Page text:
Structured patient handoff on an internal medicine ward: A cluster randomized control trial.

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Structured patient handoff on an internal medicine ward: A cluster randomized control trial.

PLoS One. 2018;13(4):e0195216

Authors: Tam P, Nijjar AP, Fok M, Little C, Shingina A, Bittman J, Raghavan R, Khan NA

BACKGROUND: The effect of a multi-faceted handoff strategy in a high volume internal medicine inpatient setting on process and patient outcomes has not been clearly established. We set out to determine if a multi-faceted handoff intervention consisting of education, standardized handoff procedures, including fixed time and location for face-to-face handoff would result in improved rates of handoff compared with usual practice. We also evaluated resident satisfaction, health resource utilization and clinical outcomes.
METHODS: This was a cluster randomized controlled trial in a large academic tertiary care center with 18 inpatient internal medicine ward teams from January-April 2013. We randomized nine inpatient teams to an intervention where they received an education session standardizing who and how to handoff patients, with practice and feedback from facilitators. The control group of 9 teams continued usual non-standardized handoffs. The primary process outcome was the rate of patients handed over per 1000 patient nights. Other process outcomes included perceptions of inadequate handoff by overnight physicians, resource utilization overnight and hospital length of stay. Clinical outcomes included medical errors, frequency of patients requiring higher level of care overnight, and in-hospital mortality.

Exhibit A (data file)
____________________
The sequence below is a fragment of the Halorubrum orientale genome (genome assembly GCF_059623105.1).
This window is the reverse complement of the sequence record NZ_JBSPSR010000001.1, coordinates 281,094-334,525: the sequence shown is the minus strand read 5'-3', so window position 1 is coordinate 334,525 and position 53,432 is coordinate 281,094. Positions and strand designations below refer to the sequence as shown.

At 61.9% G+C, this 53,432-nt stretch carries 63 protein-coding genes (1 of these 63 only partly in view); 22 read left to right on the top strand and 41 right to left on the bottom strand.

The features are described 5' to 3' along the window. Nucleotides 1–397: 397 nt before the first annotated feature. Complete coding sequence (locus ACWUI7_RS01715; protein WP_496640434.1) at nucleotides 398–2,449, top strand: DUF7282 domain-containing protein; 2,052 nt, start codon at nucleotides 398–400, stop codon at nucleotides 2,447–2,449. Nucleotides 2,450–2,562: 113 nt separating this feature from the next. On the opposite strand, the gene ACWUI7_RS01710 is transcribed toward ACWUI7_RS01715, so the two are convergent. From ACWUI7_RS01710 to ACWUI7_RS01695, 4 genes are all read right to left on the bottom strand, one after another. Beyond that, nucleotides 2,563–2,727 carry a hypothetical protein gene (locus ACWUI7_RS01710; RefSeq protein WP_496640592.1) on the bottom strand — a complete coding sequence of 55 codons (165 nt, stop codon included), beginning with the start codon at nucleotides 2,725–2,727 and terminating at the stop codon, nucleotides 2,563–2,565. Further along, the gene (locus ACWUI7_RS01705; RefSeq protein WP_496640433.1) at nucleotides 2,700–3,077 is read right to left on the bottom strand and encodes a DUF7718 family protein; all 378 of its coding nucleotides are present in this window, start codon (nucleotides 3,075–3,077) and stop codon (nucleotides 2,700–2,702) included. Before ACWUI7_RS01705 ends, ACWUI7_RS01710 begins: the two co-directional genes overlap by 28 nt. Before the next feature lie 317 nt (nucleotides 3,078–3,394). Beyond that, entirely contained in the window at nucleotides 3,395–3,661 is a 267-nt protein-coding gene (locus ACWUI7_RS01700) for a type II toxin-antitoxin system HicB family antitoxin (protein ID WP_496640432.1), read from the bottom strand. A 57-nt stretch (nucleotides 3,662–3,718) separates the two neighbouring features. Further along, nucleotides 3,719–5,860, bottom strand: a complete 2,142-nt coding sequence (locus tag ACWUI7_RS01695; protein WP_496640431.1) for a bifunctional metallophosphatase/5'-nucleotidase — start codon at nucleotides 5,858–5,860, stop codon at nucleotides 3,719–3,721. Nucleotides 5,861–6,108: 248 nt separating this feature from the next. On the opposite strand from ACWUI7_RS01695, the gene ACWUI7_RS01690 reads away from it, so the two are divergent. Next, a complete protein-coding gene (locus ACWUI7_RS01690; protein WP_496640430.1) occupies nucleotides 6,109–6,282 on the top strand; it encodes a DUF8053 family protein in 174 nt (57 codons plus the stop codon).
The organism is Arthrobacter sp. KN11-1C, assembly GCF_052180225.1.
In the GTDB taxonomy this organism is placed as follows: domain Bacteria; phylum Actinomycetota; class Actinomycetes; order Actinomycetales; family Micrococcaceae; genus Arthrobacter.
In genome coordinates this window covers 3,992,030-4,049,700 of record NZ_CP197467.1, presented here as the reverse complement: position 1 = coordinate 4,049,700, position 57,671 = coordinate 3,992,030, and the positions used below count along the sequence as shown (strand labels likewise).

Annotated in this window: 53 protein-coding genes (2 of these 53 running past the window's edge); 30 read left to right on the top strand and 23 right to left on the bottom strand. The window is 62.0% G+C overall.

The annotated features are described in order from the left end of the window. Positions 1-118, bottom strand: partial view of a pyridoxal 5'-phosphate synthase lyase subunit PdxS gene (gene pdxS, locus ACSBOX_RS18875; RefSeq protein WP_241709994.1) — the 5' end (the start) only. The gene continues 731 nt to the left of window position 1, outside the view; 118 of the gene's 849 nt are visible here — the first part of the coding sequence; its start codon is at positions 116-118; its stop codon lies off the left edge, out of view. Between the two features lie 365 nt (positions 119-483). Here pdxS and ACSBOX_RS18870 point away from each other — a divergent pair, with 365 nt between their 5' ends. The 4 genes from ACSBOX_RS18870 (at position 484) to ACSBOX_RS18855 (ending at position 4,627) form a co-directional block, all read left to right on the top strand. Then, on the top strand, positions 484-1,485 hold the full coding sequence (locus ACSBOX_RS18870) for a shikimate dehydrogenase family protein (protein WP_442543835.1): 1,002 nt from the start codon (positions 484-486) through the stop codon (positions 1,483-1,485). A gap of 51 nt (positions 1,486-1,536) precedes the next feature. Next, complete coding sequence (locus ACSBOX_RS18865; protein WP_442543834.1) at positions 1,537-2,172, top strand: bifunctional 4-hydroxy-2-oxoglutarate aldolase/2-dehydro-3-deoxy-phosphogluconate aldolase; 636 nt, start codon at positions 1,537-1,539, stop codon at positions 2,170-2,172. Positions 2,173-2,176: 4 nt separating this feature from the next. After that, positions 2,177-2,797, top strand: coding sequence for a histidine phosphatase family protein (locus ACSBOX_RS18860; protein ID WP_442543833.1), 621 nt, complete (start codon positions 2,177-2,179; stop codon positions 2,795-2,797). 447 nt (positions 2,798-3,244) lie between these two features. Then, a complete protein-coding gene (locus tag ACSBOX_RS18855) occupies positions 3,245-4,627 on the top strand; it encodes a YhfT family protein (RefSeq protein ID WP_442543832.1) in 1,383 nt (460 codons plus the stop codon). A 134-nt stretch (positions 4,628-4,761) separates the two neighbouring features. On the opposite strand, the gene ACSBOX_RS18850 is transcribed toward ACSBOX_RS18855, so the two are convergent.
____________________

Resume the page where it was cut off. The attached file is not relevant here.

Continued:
RESULTS: The intervention group demonstrated a significant increase in the rate of patients handed over to the overnight physician (62.90/1000 person-nights vs. 46.86/1000 person-nights, p = 0.002). There was no significant difference in other process outcomes except resource utilization was increased in the intervention group (26.35/1000 person-days vs. 17.57/1000 person-days, p-value = 0.01). There was no significant difference between groups in medical errors (4.8% vs. 4.1%), need for higher level of care or in hospital mortality. Limitations include a dependence of accurate record keeping by the overnight physician, the possibility of cross-contamination in the handoff process, analysis at the cluster level and an overall low number of clinical events.
CONCLUSIONS: Implementation of a multi-faceted resident handoff intervention did not result in a significant improvement in patient safety although did improve number of patients handed off. Novel methods to improve handoff need to be explored.
TRIAL REGISTRATION: Registered at NCT01796756.

PMID: 29672526 [PubMed - indexed for MEDLINE]

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